At a press conference yesterday, Maharaj said the school was located in a predominantly East Indian catchment area, that it was a Hindu school, and so it was natural that more East Indians would attend the school.
“It is a total lie that I told her (school principal Sita Gajadharsingh Nanga) not to admit Africans.
“If you go to a school in Laventille, it is most likely you would not see an Indian child. If you go to a school like the Felicity Hindu Primary School, you will not see an African child. It is the catchment, that is it.
“Once there is a vacancy at the school, anyone can come. “All this race talk is political propaganda as (Opposition Leader Keith) Rowley puts his foot in his mouth every time he opens it,” Maharaj said.
He said out of the 516 students registered at the school 22 were Africans, 456 were East Indians, and 36 were of mixed decent.
“The school opened in November 1952 and the first child to be registered was Afro-Trinidadian, Earnest Smith, who eventually became the principal of the Tunapuna Secondary School,” he said.
Maharaj accused the People’s National Movement (PNM) of political interference in the dismissal of the Gajadharsingh Nanga.
On Wednesday night, PNM MP Patricia McIntosh, speaking in the House of Representatives at Tower D, Waterfront Complex, Port-of-Spain, charged that the Maha Sabha has sought to deny equal opportunities to pupils of different denominations, particularly black children who reside within the catchment area.
McIntosh quoted from a letter written by Gajadharsingh Nanga applying for a transfer from the school to another primary school.
Minister of Education, Dr Tim Gopeesingh, in response, told the Parliament that Gajadharsingh Nanga’s letter was not placed properly before the Teaching Service Commission.
He said the principal did write a letter to the TSC in June requesting a transfer, and in in which she made numerous allegations about the SDMS.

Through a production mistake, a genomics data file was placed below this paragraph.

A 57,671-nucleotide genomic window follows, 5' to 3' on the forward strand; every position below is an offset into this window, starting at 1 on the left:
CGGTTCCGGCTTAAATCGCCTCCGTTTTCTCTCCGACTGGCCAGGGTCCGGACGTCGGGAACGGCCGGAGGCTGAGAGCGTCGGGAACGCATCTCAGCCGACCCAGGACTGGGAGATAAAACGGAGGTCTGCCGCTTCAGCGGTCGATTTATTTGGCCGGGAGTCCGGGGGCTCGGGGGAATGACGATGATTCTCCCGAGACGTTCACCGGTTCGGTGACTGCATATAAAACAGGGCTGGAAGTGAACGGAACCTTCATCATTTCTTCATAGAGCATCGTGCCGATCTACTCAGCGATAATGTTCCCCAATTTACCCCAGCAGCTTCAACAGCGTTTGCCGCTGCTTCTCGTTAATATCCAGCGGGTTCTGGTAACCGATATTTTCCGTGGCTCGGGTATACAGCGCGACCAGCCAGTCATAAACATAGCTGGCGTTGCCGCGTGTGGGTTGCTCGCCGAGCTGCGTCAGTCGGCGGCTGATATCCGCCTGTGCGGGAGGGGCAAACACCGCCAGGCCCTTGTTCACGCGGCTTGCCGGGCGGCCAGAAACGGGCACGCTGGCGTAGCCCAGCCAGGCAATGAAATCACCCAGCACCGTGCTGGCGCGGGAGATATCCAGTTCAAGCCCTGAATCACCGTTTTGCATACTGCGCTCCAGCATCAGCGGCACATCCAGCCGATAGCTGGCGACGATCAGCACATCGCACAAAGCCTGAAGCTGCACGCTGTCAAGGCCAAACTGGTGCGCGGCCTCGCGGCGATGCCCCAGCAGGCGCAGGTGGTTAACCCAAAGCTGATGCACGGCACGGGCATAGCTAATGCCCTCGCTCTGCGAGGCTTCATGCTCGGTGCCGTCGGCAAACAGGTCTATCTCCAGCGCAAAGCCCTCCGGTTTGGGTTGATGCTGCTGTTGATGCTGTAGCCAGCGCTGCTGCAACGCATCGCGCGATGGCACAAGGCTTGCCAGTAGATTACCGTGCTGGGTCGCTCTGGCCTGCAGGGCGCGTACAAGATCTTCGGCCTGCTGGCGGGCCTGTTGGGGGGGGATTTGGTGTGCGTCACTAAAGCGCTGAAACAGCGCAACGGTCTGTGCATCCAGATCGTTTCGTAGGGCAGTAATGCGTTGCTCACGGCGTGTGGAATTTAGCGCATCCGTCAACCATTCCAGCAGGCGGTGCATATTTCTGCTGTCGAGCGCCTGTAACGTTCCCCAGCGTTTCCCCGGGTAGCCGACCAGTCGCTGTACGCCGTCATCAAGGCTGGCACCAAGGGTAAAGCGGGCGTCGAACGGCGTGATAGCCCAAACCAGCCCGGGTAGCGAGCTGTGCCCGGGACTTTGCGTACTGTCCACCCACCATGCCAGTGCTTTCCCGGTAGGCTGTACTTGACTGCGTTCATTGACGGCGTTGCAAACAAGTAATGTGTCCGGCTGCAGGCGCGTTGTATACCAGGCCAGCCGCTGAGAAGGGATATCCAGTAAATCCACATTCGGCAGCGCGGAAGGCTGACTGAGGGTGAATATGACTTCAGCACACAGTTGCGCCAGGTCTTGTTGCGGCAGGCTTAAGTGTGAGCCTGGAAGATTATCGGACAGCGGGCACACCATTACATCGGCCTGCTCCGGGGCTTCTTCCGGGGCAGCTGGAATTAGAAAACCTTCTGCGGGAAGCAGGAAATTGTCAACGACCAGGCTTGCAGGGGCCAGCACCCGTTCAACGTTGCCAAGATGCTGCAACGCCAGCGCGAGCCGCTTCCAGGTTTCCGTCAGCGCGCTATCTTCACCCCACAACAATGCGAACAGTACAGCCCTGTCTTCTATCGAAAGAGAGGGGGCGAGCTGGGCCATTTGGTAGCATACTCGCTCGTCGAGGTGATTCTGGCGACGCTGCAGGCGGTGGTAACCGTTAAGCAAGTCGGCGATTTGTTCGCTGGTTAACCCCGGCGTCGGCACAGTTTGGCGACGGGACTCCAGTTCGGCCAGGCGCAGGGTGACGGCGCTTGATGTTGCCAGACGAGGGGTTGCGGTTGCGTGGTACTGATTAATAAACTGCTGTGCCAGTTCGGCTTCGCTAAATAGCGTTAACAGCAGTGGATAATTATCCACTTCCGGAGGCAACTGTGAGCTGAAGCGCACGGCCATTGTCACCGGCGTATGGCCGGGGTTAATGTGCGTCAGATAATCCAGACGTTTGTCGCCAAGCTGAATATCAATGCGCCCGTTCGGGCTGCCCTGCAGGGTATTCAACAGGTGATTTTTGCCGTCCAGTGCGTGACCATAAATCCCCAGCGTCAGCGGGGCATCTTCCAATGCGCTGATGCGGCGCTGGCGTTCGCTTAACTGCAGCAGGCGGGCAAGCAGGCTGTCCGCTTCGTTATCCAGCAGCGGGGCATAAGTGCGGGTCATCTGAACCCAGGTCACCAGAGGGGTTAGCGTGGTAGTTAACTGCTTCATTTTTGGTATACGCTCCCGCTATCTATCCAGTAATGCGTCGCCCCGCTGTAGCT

“The letter was only copied to the School Supervisor III, no one else at the Ministry. It must be made through the board to the Permanent Secretary. This was not done; as such the issue of a transfer is not properly before the Commission,” Gopeesingh said.
Meanwhile, Maharaj also said the SDMS does have the authority to dismiss, hire and discipline staff but that it must inform the TSC about any decision it makes in relation to any member of its teaching staff.
Maharaj produced copies of correspondence between the SDMS and the TSC. He said Gajadharsingh Nanga was dismissed for breaching a number of regulations of the SDMS.
He said her dismissal prevented a possible violent confrontation on the school’s compound.
“Because there was a possibility of violence on the school compound, I issued a letter to the principal asking her to report to the St George East Educational Office at the opening of the school year.
“I told her to get further instructions from the school supervisor. Parents were not happy over a number of things she was doing, particularly charging parents a registration fee,” Maharaj said.
He claimed Gajadharsingh Nanga charged parents a registration fee of approximately $150 and without issuing a receipt.
“For two years she charged a registration fee for the school. This is illegal and she should have been on suspension pending investigations,” he charged.
Maharaj also accused Gajadharsingh Nanga of not conforming to the school’s dress codes, of withholding books and of hindering the carrying out of infrastructural works on the school’s compound.
“I saw her panty lines and when it was brought to her attention, instead of dressing more modestly, she removed the dress code sign from the school’s compound,” he claimed.
Maharaj also charged that Gajadharsingh Nanga stood in the way of the building of a temple on the school’s grounds and allowed the school to fall in a state of disrepair.
He also claimed that despite repeated requests, Gajadharsingh Nanga failed to account for school funds and did not distribute Ministry of Education-provided text books to the students.
President of the school’s Parent Teacher’s Association (PTA), Ishwar Mootoo said the supervisor assigned to the school failed in his duty to the school in allowing the principal to do as she liked.
Mootoo claimed parents were “satisfied” with the acting principal of the school, who was formerly the vice-principal.